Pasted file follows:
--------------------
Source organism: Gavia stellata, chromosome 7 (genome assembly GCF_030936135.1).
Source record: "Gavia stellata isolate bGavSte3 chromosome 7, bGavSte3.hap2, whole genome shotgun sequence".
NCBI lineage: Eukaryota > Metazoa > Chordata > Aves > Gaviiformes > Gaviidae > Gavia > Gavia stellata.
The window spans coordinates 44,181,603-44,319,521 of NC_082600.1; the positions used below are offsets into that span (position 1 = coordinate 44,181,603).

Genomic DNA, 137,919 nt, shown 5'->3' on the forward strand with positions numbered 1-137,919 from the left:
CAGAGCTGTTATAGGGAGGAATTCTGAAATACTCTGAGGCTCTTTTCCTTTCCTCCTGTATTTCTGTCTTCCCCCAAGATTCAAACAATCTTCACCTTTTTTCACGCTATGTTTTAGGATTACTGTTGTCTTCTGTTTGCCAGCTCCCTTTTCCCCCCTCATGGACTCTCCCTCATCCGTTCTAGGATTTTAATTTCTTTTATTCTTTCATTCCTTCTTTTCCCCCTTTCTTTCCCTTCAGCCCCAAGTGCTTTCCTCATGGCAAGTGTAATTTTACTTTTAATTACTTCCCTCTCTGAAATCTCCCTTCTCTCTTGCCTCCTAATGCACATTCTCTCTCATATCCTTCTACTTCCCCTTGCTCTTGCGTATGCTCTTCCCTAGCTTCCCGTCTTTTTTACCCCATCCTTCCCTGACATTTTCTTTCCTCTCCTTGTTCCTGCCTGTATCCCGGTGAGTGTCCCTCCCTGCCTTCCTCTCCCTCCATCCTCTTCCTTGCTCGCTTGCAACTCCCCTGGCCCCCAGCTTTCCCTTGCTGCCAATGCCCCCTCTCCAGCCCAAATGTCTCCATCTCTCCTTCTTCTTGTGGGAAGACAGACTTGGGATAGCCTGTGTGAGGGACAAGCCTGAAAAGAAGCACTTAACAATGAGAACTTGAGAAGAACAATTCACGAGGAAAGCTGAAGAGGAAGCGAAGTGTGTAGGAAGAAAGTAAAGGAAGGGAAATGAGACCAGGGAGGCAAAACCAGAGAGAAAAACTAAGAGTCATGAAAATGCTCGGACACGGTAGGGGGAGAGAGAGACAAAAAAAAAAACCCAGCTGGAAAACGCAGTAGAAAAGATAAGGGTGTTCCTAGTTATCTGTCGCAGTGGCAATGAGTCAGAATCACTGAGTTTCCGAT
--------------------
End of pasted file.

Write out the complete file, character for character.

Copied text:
Source organism: Gavia stellata, chromosome 7 (genome assembly GCF_030936135.1).
Source record: "Gavia stellata isolate bGavSte3 chromosome 7, bGavSte3.hap2, whole genome shotgun sequence".
NCBI lineage: Eukaryota > Metazoa > Chordata > Aves > Gaviiformes > Gaviidae > Gavia > Gavia stellata.
The window spans coordinates 44,181,603-44,319,521 of NC_082600.1; the positions used below are offsets into that span (position 1 = coordinate 44,181,603).

Genomic DNA, 137,919 nt, shown 5'->3' on the forward strand with positions numbered 1-137,919 from the left:
CAGAGCTGTTATAGGGAGGAATTCTGAAATACTCTGAGGCTCTTTTCCTTTCCTCCTGTATTTCTGTCTTCCCCCAAGATTCAAACAATCTTCACCTTTTTTCACGCTATGTTTTAGGATTACTGTTGTCTTCTGTTTGCCAGCTCCCTTTTCCCCCCTCATGGACTCTCCCTCATCCGTTCTAGGATTTTAATTTCTTTTATTCTTTCATTCCTTCTTTTCCCCCTTTCTTTCCCTTCAGCCCCAAGTGCTTTCCTCATGGCAAGTGTAATTTTACTTTTAATTACTTCCCTCTCTGAAATCTCCCTTCTCTCTTGCCTCCTAATGCACATTCTCTCTCATATCCTTCTACTTCCCCTTGCTCTTGCGTATGCTCTTCCCTAGCTTCCCGTCTTTTTTACCCCATCCTTCCCTGACATTTTCTTTCCTCTCCTTGTTCCTGCCTGTATCCCGGTGAGTGTCCCTCCCTGCCTTCCTCTCCCTCCATCCTCTTCCTTGCTCGCTTGCAACTCCCCTGGCCCCCAGCTTTCCCTTGCTGCCAATGCCCCCTCTCCAGCCCAAATGTCTCCATCTCTCCTTCTTCTTGTGGGAAGACAGACTTGGGATAGCCTGTGTGAGGGACAAGCCTGAAAAGAAGCACTTAACAATGAGAACTTGAGAAGAACAATTCACGAGGAAAGCTGAAGAGGAAGCGAAGTGTGTAGGAAGAAAGTAAAGGAAGGGAAATGAGACCAGGGAGGCAAAACCAGAGAGAAAAACTAAGAGTCATGAAAATGCTCGGACACGGTAGGGGGAGAGAGAGACAAAAAAAAAAACCCAGCTGGAAAACGCAGTAGAAAAGATAAGGGTGTTCCTAGTTATCTGTCGCAGTGGCAATGAGTCAGAATCACTGAGTTTCCGAT